(WMC-TV) - She is supposed to be helping her patients, but a nurse in Holly Springs has been indicted for stealing prescriptions from patients.
Sandra Hangey, 41, is accused of stealing pain killers from patients while she worked as a registered nurse on home visits.
Hangey turned herself into authorities in Marshall County Mississippi late last week after she was indicted by a grand jury.
"A nurse is supposed to be for helping people and not destroying people and taking stuff that don't belong to people," said Holly Springs resident Henry Reimey.
Hangey is accused of dipping into patients' pill bottles for pain medications like morphine while working as registered nurse for Gentiva Home Health Agency in 2011.
The indictment alleges that Hangey also stole a controlled substance from Alliance Hospital.
"It makes you wonder about people that take care of you and everything you have, and what type of person they would be," said Tim Brandon.
The Attorney General's office stays busy tracking down these crimes, because it's the patients who end up suffering.
"There's a reason people are described that medication whether it be for pain control or other healthcare reasons they were prescribed that medication and if they don't get that medication they are often in pain," said Treasure Tyson, Director of the Mississippi Medicaid Fraud Control Unit.
Holly Springs Mayor Andre DeBerry was disturbed to hear of the allegations about the Hangey. He added that the alleged actions are not characteristic of the number of working nurses in the town.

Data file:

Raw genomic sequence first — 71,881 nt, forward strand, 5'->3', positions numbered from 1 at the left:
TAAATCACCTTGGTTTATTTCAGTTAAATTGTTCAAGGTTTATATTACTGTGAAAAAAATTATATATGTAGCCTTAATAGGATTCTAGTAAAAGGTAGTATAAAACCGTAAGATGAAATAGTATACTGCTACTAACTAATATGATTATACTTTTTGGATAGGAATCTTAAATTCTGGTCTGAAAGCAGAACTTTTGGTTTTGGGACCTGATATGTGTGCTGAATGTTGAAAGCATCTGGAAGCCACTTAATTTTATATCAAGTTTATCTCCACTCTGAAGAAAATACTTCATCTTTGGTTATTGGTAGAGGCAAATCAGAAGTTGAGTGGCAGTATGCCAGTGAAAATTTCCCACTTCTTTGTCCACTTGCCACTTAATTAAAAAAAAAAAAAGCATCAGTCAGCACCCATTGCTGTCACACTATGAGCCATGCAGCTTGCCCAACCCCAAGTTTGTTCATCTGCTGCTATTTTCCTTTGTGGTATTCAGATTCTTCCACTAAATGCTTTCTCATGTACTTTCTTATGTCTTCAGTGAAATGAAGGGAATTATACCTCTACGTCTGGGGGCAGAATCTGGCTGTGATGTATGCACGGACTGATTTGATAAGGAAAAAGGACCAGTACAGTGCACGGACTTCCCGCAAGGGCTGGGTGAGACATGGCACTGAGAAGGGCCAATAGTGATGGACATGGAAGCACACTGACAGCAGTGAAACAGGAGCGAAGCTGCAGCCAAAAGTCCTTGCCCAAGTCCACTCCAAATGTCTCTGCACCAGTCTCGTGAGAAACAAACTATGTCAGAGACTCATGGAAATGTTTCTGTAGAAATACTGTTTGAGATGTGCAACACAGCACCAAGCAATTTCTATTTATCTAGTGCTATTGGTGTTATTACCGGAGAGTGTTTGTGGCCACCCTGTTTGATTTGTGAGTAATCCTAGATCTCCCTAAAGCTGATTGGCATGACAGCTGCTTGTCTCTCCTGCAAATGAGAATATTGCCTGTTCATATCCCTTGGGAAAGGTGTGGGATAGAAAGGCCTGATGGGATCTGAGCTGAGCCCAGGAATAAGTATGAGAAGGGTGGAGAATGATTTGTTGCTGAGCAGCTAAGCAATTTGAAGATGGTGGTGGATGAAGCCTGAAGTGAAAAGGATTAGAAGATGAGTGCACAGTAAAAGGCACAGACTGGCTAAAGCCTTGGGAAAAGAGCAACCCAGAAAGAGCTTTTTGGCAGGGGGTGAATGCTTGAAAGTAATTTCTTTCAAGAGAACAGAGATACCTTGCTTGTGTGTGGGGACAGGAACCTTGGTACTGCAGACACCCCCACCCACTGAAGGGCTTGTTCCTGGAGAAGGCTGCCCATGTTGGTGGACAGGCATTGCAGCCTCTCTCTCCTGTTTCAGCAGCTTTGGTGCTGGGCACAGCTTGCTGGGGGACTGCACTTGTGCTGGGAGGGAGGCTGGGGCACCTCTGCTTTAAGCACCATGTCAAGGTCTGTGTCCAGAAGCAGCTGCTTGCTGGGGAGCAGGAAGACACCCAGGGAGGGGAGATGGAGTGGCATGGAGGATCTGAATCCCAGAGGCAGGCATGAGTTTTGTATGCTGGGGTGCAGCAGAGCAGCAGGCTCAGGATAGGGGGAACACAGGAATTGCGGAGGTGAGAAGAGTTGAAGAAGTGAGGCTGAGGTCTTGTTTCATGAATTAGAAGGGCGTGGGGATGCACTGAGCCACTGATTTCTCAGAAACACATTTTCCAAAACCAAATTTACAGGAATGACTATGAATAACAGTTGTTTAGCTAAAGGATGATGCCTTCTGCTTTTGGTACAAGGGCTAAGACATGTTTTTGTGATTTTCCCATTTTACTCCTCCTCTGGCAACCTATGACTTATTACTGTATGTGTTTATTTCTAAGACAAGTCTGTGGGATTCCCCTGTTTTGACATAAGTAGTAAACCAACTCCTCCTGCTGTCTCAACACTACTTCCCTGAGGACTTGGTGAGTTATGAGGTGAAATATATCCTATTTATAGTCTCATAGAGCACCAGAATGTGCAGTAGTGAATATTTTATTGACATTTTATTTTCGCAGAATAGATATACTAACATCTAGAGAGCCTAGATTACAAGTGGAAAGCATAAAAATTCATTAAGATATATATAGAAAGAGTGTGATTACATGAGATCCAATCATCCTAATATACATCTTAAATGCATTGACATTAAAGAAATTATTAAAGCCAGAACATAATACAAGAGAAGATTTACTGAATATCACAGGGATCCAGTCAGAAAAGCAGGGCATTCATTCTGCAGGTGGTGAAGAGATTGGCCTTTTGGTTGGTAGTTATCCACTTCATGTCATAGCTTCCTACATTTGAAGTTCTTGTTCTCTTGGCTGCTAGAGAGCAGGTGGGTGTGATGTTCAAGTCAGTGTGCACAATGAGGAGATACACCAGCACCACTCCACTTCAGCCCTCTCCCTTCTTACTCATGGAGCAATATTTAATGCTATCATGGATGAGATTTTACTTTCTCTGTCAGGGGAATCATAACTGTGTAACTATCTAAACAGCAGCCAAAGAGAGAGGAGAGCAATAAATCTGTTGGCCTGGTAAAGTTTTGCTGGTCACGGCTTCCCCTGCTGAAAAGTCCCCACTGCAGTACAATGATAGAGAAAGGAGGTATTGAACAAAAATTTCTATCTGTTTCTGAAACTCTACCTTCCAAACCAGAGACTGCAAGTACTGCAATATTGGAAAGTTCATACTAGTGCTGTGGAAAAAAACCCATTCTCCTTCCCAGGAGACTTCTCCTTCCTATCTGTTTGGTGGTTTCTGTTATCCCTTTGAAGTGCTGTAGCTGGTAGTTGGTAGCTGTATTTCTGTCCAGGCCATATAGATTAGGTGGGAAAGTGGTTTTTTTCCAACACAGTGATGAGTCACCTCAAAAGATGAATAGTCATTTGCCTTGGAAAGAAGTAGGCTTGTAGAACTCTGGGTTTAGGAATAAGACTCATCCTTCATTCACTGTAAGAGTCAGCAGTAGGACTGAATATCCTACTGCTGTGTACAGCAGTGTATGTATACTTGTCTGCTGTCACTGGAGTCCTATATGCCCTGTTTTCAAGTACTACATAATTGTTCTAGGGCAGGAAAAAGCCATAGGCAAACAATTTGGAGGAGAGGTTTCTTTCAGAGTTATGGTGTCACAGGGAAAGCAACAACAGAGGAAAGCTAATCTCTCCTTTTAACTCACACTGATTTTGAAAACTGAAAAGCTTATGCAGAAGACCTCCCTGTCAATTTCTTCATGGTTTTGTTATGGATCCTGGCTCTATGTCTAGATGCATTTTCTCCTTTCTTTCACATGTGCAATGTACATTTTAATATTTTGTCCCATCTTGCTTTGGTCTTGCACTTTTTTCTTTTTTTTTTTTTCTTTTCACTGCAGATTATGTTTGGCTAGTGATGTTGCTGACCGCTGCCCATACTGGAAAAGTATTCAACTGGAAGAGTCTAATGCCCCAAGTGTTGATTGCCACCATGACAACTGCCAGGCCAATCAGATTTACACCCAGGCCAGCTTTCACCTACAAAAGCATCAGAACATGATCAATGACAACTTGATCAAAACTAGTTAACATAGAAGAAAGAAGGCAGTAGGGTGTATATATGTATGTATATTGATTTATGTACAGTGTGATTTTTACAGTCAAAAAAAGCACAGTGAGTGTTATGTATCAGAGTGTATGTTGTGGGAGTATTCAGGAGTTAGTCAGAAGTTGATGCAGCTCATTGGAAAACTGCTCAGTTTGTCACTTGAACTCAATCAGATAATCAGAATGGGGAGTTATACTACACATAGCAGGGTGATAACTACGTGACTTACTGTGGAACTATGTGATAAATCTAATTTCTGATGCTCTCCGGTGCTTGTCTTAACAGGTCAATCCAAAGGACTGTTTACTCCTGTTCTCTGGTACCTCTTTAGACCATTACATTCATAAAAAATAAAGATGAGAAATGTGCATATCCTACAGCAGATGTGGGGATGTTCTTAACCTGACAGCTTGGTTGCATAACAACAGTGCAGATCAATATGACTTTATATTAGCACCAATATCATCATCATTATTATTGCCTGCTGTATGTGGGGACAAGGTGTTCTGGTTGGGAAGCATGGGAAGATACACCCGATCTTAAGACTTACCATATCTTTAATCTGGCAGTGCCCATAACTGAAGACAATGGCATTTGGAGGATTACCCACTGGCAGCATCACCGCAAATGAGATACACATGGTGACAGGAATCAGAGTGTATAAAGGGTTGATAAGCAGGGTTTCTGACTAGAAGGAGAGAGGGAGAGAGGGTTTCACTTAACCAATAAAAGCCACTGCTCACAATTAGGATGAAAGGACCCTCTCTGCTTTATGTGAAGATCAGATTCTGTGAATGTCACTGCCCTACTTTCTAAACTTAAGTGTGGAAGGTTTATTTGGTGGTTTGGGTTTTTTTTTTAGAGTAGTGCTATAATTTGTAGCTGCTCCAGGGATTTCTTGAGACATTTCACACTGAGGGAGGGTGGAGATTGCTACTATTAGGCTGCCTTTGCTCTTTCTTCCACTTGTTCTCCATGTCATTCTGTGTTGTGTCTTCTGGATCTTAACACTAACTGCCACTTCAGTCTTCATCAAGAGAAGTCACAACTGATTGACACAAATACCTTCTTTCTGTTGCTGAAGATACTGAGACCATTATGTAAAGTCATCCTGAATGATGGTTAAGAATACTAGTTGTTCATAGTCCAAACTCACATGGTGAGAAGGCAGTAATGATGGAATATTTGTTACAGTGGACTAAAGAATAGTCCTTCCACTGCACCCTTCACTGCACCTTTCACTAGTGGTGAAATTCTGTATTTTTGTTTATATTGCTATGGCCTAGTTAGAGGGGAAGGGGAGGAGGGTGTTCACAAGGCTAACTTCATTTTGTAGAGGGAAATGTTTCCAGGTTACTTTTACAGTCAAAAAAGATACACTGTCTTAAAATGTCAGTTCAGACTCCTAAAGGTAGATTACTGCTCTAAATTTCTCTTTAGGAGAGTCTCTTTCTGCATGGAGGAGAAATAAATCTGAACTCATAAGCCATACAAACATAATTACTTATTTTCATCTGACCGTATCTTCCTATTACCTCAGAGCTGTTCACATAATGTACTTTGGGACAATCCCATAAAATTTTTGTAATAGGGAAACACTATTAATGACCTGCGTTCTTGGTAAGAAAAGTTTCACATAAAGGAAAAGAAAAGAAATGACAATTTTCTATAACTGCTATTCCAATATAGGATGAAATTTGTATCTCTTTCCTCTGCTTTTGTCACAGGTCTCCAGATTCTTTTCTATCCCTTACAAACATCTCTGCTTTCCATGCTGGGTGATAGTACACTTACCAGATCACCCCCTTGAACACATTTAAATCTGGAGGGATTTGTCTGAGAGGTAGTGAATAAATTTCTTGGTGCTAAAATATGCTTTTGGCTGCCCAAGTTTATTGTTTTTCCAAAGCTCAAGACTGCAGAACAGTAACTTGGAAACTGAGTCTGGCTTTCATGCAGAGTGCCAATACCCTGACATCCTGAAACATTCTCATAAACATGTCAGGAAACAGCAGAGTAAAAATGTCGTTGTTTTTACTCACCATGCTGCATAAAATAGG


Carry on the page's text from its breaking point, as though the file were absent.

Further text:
"Some people will find a way to profit from the cares and needs of others," DeBerry continued. "I think it's a shame, but at the same time it is not the rule, but the exception."
We called Hangey for a comment, but her husband answered and said that his wife had nothing to say.
Gentiva, the company that Hangey worked for, released this statement to Action News 5:
"As a matter of policy, Gentiva cannot comment on a case before the courts. We can tell you that Gentiva cooperates fully with law enforcement investigations, and has procedures in place to ensure compliance with our protocols for proper handling of patient medications. In keeping with those procedures, patients of this nurse, who is no longer employed by Gentiva, were transferred to other members of our staff when these allegations surfaced last year."
A news release from the Attorney General's office states that if convicted, Hangey faces a maximum of 15 years in prison and $3,000 in fines.
There was no word on when a trial may take place.